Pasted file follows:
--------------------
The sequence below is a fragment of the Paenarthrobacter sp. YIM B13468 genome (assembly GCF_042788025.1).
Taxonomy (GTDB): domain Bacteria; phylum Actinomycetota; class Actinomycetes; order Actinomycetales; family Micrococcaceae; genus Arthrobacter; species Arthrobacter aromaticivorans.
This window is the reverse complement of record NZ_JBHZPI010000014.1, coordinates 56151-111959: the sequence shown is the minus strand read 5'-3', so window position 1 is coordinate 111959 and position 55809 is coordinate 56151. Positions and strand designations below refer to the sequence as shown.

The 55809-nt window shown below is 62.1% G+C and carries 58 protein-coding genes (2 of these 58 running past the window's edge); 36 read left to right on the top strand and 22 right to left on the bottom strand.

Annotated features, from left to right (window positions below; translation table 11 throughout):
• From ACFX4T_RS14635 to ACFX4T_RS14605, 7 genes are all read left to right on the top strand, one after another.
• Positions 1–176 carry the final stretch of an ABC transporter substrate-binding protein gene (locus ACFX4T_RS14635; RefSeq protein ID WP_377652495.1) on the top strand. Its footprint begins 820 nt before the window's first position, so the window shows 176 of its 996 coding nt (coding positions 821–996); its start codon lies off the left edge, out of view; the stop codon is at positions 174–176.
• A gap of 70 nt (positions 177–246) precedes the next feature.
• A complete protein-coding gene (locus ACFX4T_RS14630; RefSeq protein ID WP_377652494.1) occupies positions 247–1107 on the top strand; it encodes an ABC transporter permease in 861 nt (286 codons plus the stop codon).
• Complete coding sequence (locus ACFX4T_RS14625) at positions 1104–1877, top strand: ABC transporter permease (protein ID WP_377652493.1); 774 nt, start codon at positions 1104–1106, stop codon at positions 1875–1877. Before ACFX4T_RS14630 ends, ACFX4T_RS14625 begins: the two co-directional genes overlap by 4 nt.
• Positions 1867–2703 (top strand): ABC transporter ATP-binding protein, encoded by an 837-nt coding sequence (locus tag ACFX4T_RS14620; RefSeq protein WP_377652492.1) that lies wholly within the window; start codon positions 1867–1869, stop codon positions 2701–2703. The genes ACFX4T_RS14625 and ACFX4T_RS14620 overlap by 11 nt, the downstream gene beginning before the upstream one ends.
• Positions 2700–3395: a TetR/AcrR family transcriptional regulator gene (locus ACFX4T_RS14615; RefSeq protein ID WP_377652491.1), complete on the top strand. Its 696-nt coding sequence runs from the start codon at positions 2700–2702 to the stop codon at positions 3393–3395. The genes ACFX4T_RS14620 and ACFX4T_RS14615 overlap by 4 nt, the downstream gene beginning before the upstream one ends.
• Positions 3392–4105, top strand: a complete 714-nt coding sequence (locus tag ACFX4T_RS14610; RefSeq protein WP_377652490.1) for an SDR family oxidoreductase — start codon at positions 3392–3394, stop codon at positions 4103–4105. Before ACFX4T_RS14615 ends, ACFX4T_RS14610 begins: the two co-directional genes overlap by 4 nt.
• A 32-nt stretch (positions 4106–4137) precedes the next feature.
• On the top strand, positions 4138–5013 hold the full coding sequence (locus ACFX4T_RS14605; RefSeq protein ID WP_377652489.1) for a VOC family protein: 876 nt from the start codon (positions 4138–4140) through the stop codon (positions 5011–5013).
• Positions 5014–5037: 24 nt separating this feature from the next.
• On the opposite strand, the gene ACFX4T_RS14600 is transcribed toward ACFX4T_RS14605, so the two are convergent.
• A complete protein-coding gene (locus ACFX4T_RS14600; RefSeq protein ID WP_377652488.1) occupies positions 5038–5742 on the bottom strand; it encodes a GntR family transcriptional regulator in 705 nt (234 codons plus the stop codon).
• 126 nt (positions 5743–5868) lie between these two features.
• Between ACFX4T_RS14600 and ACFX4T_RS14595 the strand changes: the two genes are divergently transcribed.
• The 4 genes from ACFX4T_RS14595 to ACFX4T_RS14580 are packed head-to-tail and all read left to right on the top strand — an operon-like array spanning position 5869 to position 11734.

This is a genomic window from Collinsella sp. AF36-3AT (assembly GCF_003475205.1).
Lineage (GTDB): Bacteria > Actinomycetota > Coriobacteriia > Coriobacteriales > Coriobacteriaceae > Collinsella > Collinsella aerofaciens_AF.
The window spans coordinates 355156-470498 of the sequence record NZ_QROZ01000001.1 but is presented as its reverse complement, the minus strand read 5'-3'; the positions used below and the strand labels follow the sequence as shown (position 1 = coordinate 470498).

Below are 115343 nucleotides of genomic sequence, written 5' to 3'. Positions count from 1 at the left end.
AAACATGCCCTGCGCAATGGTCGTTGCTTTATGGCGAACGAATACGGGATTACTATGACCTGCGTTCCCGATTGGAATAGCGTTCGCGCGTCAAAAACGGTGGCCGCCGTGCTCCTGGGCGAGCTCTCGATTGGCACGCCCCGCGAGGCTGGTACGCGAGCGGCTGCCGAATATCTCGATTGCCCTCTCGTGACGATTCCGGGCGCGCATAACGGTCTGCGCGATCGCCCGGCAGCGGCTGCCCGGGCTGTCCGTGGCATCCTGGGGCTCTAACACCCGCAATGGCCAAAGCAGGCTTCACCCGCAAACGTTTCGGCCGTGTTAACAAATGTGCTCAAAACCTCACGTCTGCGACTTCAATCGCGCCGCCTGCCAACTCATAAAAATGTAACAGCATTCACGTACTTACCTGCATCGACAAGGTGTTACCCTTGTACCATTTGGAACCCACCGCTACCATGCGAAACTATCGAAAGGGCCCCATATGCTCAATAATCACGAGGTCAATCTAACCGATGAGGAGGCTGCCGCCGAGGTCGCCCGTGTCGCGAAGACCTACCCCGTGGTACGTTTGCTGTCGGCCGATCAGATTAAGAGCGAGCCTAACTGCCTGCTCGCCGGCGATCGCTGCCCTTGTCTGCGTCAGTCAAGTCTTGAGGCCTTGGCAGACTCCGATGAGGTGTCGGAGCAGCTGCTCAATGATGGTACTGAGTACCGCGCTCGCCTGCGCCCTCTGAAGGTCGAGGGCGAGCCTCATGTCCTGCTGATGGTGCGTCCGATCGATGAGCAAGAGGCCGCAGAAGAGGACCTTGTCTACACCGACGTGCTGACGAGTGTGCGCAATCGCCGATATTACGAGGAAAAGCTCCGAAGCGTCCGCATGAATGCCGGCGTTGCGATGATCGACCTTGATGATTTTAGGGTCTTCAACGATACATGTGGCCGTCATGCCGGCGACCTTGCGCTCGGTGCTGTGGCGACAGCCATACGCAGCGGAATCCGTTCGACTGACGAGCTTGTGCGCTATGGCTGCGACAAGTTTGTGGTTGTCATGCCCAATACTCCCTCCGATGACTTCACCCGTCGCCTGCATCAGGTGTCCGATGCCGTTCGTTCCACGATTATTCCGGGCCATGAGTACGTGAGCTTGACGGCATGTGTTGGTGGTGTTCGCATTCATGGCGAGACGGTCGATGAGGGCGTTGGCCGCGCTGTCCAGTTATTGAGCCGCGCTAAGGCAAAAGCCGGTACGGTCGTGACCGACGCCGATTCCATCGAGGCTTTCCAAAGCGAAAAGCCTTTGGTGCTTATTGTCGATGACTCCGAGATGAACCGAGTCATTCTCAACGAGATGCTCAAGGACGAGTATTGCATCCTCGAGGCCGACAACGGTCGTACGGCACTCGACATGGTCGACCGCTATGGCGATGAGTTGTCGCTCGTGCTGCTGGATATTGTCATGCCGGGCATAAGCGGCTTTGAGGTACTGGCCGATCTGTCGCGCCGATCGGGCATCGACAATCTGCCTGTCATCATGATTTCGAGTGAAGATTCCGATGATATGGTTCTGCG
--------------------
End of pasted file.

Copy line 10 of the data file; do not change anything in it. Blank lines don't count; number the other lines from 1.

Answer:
• Complete coding sequence (locus ACFX4T_RS14625) at positions 1104–1877, top strand: ABC transporter permease (protein ID WP_377652493.1); 774 nt, start codon at positions 1104–1106, stop codon at positions 1875–1877. Before ACFX4T_RS14630 ends, ACFX4T_RS14625 begins: the two co-directional genes overlap by 4 nt.